CROSBY, Texas (FOX 26) - There may be light at the end of the tunnel for the more than 125 Crosby Independent School District employees who were just laid off. How is that possible?
There has been great sadness in Crosby felt by nearly everyone after dozens of workers in the school district were laid off.
"There’s a strong level of pain today in our district," explains Crosby ISD superintendent Scott Davis. "People are hurting." Hurting for good reason. Crosby ISD is losing 129 employees, including 34 who are retiring or resigning and 95 teachers, bus drivers, custodians and other workers who are being let go.
"This is the worst thing I’ve ever had to go through as an administrator," adds Davis, who has only served as superintendent since June. "These people have done nothing wrong.”
Shortly after starting as superintendent, Davis and the new chief financial officer found a flood of financial inaccuracies.
"What we’ve been able to track down is there were cost overruns in the building projects that came about as a result of the 2013 bond program. That used money from our fund balance." That left the district $5.2 million in the hole and without three months of savings as required by the Texas Education Agency.
Davis says another problem with the finances was the district hiring additional staff.
"The growth projections were estimated higher than would support that large number of personnel," describes Davis. "The third component was the overestimation of revenue. So you put those things together and you have somewhat of a perfect storm that puts you living beyond your means.” Although, Davis says the district is continuing to grow.
“We’re already up 175 children from where we were last year and that’s a blessing as well,” says Davis.
Remember the good news? Houston-area school district superintendents are calling, offering jobs to the laid-off Crosby workers. Goose Creek and Spring districts are just a couple of districts to confirm that. Plus, Humble ISD has already hired five of the laid-off Crosby ISD elementary teachers.
"You cannot imagine the outpouring," says Superintendent Davis with a smile. "There’s no one that wants to see our people go without or not be working. This gives me hope that on the other side of this our prayers will be answered.”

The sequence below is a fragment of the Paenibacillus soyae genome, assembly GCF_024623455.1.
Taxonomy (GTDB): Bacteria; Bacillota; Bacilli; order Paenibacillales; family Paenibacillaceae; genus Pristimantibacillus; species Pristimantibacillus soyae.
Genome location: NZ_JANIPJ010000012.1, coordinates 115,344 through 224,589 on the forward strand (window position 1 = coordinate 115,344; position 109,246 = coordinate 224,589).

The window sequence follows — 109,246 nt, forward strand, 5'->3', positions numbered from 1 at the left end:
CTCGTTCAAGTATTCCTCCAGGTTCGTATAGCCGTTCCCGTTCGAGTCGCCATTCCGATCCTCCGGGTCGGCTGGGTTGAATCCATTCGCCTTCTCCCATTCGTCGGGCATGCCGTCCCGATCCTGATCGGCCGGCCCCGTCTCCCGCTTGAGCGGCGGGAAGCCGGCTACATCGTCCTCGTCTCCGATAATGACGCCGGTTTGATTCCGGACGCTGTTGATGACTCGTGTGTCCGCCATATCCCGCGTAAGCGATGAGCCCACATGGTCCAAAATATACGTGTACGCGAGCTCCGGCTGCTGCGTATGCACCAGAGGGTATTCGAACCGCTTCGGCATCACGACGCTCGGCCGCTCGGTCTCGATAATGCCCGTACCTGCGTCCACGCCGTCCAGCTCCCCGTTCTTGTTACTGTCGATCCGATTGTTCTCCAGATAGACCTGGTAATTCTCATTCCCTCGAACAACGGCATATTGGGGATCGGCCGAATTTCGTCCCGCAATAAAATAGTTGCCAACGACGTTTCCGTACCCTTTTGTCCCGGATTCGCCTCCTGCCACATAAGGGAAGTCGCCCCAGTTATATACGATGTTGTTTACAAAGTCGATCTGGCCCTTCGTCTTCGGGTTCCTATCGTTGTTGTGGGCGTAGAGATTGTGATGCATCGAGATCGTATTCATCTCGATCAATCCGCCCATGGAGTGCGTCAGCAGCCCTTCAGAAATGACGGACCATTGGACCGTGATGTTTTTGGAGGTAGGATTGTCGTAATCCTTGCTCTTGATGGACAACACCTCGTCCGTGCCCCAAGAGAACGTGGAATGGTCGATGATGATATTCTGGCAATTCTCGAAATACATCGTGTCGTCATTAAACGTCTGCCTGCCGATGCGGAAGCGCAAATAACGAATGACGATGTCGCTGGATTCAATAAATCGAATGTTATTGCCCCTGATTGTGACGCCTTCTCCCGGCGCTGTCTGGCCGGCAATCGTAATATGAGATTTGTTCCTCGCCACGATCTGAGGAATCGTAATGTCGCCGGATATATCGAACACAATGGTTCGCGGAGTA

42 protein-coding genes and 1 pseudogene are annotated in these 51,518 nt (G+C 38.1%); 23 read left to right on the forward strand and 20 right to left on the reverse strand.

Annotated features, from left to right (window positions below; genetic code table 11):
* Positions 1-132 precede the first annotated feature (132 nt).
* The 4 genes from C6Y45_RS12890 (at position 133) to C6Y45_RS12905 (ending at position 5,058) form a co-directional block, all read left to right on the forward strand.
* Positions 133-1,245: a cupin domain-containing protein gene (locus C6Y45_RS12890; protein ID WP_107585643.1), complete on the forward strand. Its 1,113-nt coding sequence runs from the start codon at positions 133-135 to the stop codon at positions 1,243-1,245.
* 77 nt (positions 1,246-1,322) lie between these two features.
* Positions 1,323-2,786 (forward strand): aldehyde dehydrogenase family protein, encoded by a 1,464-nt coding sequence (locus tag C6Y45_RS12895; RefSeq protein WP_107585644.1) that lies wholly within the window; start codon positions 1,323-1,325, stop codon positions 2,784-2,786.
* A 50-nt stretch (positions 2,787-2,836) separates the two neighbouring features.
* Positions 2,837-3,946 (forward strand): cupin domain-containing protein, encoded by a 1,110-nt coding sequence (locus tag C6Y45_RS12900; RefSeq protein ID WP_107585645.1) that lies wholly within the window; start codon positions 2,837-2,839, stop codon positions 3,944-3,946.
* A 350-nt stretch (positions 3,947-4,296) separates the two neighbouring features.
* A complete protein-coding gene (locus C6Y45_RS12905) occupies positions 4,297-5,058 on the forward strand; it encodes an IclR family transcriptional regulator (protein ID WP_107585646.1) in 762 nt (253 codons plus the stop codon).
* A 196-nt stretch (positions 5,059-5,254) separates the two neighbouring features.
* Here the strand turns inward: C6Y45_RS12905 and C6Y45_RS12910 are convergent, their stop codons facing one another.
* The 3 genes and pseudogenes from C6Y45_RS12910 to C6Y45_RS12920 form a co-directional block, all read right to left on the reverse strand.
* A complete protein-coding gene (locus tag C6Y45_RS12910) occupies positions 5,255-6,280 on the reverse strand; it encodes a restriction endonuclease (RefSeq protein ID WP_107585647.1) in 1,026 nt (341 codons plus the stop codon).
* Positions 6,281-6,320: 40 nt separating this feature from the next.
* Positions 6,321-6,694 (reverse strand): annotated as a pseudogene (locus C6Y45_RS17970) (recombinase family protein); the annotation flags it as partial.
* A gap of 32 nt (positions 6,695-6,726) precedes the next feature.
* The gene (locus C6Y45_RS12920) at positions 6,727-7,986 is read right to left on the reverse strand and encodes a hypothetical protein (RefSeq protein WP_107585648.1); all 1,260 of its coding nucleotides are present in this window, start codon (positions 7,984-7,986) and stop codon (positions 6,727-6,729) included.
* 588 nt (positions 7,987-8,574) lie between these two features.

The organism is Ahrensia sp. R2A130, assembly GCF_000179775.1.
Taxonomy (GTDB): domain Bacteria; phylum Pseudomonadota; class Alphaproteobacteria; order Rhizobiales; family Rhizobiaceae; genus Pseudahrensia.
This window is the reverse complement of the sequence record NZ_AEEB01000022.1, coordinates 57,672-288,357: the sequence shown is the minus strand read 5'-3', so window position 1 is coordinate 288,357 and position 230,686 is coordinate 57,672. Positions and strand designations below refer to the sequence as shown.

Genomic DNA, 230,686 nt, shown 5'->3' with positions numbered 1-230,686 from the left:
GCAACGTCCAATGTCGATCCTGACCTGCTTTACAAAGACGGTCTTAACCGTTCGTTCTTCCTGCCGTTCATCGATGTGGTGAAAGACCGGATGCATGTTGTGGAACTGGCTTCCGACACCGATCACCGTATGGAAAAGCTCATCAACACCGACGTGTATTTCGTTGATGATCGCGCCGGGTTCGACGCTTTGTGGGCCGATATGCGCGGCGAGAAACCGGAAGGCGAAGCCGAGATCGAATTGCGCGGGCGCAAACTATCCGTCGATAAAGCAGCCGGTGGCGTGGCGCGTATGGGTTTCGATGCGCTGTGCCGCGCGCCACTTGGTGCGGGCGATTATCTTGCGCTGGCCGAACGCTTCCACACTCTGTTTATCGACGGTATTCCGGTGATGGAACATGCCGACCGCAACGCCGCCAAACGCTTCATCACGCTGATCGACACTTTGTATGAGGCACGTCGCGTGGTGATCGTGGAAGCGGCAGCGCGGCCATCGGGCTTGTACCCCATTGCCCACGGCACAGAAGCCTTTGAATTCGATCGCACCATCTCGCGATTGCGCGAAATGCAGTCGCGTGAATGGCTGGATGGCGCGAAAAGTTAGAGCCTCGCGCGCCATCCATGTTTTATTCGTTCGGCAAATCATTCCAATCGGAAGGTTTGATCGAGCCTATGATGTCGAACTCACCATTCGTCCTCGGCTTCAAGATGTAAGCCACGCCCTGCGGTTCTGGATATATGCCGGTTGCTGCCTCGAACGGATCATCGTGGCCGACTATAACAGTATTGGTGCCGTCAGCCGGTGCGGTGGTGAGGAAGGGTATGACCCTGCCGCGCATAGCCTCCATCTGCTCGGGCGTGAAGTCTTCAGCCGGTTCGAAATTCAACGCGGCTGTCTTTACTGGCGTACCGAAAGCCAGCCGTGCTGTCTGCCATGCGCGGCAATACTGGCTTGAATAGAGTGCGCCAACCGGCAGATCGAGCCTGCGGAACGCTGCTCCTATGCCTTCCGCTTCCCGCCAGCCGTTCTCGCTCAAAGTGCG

Crosby ISD stands to save more than $5 million with all of the job reductions.
“We’ve removed bulbs in the hall so that we still are safe walking up and down the halls but we’re not spending as much on electricity," says Davis. He also says it will be years before the district is financially sound again and he admits no one knows how disabling losing 129 employees, all at once, will be.
“If I threw one pebble into the water, I can see the ripple effect of the one pebble hitting the water," says Davis. "In effect, I’ve thrown 129 pebbles into a lake, but the people inside the school district are linking arms. They’re crying with one another. They’re also praying for one another and supporting one another."
The 72 at-will workers who were laid off will only have a job in Crosby ISD for another two weeks until through Nov. 2. The other 33 will work until Dec. 20.
Crosby ISD is still awaiting findings from auditors who are investigating the financial books. Superintendent Davis says he has great faith this news report may have started as one about layoffs but it will end "the story of Crosby ISD coming together as a community and we’re going to be OK."